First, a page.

Brian Sandford: Shedding some sunlight on the importance of open government

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Late last year, I realized I was ready to escape the Pacific Northwest's long rainy seasons after spending nine years there.

I soon found myself considering - and being considered for - two very different job opportunities.

One of them was this job, and it's obvious how that turned out. The other was at the China Daily in Beijing, where a friend I'd worked with at The News Tribune in Tacoma had moved.

Many elements of that job were appealing; my friend talked about the abundant travel opportunities, close-knit staff, good pay and ample time to see Asia.

China has multiple English-language newspapers. It doesn't have a Freedom of Information Act, a vital tool enacted here in 1966 that both journalists and the public use to access government documents. The act is aimed at keeping government on the level and accountable, and it protects the checks-and-balances system that's one of the cornerstones of our democracy.

My friend says journalists at China Daily get a large amount of leeway when it comes to coverage decisions, but he also described with dismay having "Goodbye, Dear Friend" on the front page the day after North Korean leader Kim Jong-Il died. (Perhaps Dennis Rodman, who recently palled around with new North Korean leader Kim Jung-un, was consulted on that headline.)

The paper had little choice but to write something like that, given the communist government's ties to North Korea. No newspaper should ever be told what to run on Page A1.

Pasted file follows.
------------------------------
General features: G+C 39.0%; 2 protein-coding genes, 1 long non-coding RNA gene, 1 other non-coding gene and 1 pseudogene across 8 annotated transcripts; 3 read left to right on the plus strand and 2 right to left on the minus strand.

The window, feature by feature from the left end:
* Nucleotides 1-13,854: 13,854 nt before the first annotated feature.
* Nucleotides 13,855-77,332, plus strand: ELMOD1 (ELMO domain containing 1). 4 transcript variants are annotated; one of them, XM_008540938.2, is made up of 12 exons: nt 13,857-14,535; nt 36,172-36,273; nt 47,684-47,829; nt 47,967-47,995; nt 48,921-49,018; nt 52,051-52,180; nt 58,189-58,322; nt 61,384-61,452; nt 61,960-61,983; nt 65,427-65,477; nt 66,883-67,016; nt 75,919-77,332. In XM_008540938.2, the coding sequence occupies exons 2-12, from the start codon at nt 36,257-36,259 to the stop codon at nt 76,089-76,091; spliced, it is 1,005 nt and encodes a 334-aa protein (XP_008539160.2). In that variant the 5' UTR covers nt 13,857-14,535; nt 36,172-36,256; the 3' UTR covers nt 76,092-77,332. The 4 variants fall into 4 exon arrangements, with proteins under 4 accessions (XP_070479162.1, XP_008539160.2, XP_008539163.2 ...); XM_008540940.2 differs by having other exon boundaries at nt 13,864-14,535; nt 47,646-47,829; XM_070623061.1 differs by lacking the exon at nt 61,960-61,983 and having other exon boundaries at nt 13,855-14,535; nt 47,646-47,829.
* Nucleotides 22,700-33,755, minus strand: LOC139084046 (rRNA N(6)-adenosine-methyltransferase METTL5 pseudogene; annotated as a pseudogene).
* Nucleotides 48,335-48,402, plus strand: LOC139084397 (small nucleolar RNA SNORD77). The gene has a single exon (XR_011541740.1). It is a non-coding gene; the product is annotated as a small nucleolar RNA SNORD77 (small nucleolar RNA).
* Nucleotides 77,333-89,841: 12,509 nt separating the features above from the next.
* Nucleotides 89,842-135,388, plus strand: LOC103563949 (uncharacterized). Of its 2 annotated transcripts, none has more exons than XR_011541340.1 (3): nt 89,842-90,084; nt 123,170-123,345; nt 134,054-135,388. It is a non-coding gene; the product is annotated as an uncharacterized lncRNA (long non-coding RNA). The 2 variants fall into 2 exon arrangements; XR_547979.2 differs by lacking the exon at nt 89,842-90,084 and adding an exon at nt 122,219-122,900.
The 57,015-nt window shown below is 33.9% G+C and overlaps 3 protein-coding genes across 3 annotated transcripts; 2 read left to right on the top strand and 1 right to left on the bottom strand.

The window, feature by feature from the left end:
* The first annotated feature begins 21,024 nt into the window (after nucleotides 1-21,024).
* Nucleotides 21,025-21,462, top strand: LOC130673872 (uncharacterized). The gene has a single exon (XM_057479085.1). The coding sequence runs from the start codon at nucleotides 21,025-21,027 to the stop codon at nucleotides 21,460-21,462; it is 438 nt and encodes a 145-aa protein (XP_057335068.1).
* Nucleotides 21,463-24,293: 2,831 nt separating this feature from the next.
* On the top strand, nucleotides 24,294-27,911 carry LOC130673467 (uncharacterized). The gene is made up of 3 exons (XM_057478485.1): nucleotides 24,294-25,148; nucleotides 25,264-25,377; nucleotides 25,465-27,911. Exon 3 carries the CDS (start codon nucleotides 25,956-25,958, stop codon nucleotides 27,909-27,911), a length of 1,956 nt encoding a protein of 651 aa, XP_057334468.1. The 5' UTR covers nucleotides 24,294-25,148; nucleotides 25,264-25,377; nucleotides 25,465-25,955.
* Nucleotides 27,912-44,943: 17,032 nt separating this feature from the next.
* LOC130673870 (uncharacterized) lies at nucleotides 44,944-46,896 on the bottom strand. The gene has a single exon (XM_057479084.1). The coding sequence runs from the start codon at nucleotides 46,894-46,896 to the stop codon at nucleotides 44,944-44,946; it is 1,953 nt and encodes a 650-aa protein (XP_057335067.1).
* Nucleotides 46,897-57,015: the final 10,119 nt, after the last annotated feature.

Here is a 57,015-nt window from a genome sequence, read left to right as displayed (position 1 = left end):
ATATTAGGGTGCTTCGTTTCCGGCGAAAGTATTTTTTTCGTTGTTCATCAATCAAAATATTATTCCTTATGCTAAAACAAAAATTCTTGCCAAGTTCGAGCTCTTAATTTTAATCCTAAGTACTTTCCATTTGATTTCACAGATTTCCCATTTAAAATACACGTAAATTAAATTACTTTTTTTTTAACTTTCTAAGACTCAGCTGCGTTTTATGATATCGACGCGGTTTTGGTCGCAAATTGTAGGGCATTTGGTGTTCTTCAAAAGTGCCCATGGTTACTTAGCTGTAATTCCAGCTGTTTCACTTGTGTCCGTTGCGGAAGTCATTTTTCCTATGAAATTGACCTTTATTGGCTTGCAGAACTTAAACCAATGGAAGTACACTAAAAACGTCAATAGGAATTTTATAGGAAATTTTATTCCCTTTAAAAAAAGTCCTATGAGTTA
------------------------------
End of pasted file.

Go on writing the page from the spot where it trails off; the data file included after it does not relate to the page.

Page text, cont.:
Why bring this up now? Today marks the beginning of Sunshine Week, a national effort aimed at reminding the public - and journalists - of the importance of open government and protecting people's right to know.

Sunshine Week began as Sunshine Day in Florida in 2002. Media nationwide began taking part the following year, and it has been growing since. It's timed to coincide with the birthday of James Madison, who was instrumental in the ratification of the U.S. constitution.

We rely on public records such as criminal histories, court documents, meeting minutes, real estate transactions and government spending reports.

Why is it important to reflect on one of our democracy's greatest and self-sustaining freedoms - the freedom of information? I'll let Barry Smith, executive director of the Nevada Press Association and a former Nevada Appeal editor, answer that.

"Politicians who are confident they are acting in the best interests of their constituents have no problem being open with the public," he said. "Those with some other agenda - they're the ones who keep trying to close things down."

I couldn't have said it any better myself.

• Editor Brian Sandford can be reached at


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